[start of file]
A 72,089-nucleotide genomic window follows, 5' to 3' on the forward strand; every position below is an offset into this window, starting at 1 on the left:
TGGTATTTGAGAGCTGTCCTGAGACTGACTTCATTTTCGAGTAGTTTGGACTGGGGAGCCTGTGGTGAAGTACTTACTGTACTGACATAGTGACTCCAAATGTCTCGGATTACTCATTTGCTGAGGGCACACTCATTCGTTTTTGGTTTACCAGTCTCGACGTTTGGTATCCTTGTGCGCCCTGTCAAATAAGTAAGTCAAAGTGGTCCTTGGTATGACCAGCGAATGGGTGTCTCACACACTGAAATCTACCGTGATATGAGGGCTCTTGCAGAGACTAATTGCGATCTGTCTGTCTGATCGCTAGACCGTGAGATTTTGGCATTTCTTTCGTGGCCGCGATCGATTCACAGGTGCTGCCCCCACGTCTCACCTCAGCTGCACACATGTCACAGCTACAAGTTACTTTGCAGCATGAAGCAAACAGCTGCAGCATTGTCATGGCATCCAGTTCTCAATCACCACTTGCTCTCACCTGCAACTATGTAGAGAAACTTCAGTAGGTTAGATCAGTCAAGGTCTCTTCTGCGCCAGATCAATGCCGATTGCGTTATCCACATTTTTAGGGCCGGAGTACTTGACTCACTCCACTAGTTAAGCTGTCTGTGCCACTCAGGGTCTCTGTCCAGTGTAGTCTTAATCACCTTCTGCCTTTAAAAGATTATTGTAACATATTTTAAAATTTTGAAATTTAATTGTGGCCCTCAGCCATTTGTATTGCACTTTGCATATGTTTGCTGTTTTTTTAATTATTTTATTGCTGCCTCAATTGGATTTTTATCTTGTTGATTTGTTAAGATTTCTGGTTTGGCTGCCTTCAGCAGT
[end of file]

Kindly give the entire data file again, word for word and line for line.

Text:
A 72,089-nucleotide genomic window follows, 5' to 3' on the forward strand; every position below is an offset into this window, starting at 1 on the left:
TGGTATTTGAGAGCTGTCCTGAGACTGACTTCATTTTCGAGTAGTTTGGACTGGGGAGCCTGTGGTGAAGTACTTACTGTACTGACATAGTGACTCCAAATGTCTCGGATTACTCATTTGCTGAGGGCACACTCATTCGTTTTTGGTTTACCAGTCTCGACGTTTGGTATCCTTGTGCGCCCTGTCAAATAAGTAAGTCAAAGTGGTCCTTGGTATGACCAGCGAATGGGTGTCTCACACACTGAAATCTACCGTGATATGAGGGCTCTTGCAGAGACTAATTGCGATCTGTCTGTCTGATCGCTAGACCGTGAGATTTTGGCATTTCTTTCGTGGCCGCGATCGATTCACAGGTGCTGCCCCCACGTCTCACCTCAGCTGCACACATGTCACAGCTACAAGTTACTTTGCAGCATGAAGCAAACAGCTGCAGCATTGTCATGGCATCCAGTTCTCAATCACCACTTGCTCTCACCTGCAACTATGTAGAGAAACTTCAGTAGGTTAGATCAGTCAAGGTCTCTTCTGCGCCAGATCAATGCCGATTGCGTTATCCACATTTTTAGGGCCGGAGTACTTGACTCACTCCACTAGTTAAGCTGTCTGTGCCACTCAGGGTCTCTGTCCAGTGTAGTCTTAATCACCTTCTGCCTTTAAAAGATTATTGTAACATATTTTAAAATTTTGAAATTTAATTGTGGCCCTCAGCCATTTGTATTGCACTTTGCATATGTTTGCTGTTTTTTTAATTATTTTATTGCTGCCTCAATTGGATTTTTATCTTGTTGATTTGTTAAGATTTCTGGTTTGGCTGCCTTCAGCAGT